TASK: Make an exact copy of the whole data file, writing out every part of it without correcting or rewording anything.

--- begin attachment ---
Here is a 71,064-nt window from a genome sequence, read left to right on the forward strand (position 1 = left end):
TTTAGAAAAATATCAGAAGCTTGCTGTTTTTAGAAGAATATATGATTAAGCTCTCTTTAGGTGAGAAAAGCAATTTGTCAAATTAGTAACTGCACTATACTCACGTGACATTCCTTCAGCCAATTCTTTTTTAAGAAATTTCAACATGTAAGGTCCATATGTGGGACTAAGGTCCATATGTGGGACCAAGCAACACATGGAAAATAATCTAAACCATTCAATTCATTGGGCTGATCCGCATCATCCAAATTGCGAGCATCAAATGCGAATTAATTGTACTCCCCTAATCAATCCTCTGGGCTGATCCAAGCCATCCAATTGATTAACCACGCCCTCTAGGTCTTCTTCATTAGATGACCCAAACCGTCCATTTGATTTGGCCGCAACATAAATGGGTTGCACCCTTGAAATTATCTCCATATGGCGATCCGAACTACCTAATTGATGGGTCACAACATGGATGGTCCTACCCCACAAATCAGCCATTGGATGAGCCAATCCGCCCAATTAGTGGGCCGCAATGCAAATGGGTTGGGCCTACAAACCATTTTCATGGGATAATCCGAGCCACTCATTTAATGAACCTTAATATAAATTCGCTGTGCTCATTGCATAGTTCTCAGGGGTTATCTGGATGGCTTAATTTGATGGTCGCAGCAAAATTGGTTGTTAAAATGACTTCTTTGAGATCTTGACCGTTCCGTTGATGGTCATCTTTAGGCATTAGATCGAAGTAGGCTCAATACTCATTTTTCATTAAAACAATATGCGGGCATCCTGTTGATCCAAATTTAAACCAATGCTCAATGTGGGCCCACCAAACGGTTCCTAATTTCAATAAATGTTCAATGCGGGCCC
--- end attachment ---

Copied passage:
Here is a 71,064-nt window from a genome sequence, read left to right on the forward strand (position 1 = left end):
TTTAGAAAAATATCAGAAGCTTGCTGTTTTTAGAAGAATATATGATTAAGCTCTCTTTAGGTGAGAAAAGCAATTTGTCAAATTAGTAACTGCACTATACTCACGTGACATTCCTTCAGCCAATTCTTTTTTAAGAAATTTCAACATGTAAGGTCCATATGTGGGACTAAGGTCCATATGTGGGACCAAGCAACACATGGAAAATAATCTAAACCATTCAATTCATTGGGCTGATCCGCATCATCCAAATTGCGAGCATCAAATGCGAATTAATTGTACTCCCCTAATCAATCCTCTGGGCTGATCCAAGCCATCCAATTGATTAACCACGCCCTCTAGGTCTTCTTCATTAGATGACCCAAACCGTCCATTTGATTTGGCCGCAACATAAATGGGTTGCACCCTTGAAATTATCTCCATATGGCGATCCGAACTACCTAATTGATGGGTCACAACATGGATGGTCCTACCCCACAAATCAGCCATTGGATGAGCCAATCCGCCCAATTAGTGGGCCGCAATGCAAATGGGTTGGGCCTACAAACCATTTTCATGGGATAATCCGAGCCACTCATTTAATGAACCTTAATATAAATTCGCTGTGCTCATTGCATAGTTCTCAGGGGTTATCTGGATGGCTTAATTTGATGGTCGCAGCAAAATTGGTTGTTAAAATGACTTCTTTGAGATCTTGACCGTTCCGTTGATGGTCATCTTTAGGCATTAGATCGAAGTAGGCTCAATACTCATTTTTCATTAAAACAATATGCGGGCATCCTGTTGATCCAAATTTAAACCAATGCTCAATGTGGGCCCACCAAACGGTTCCTAATTTCAATAAATGTTCAATGCGGGCCC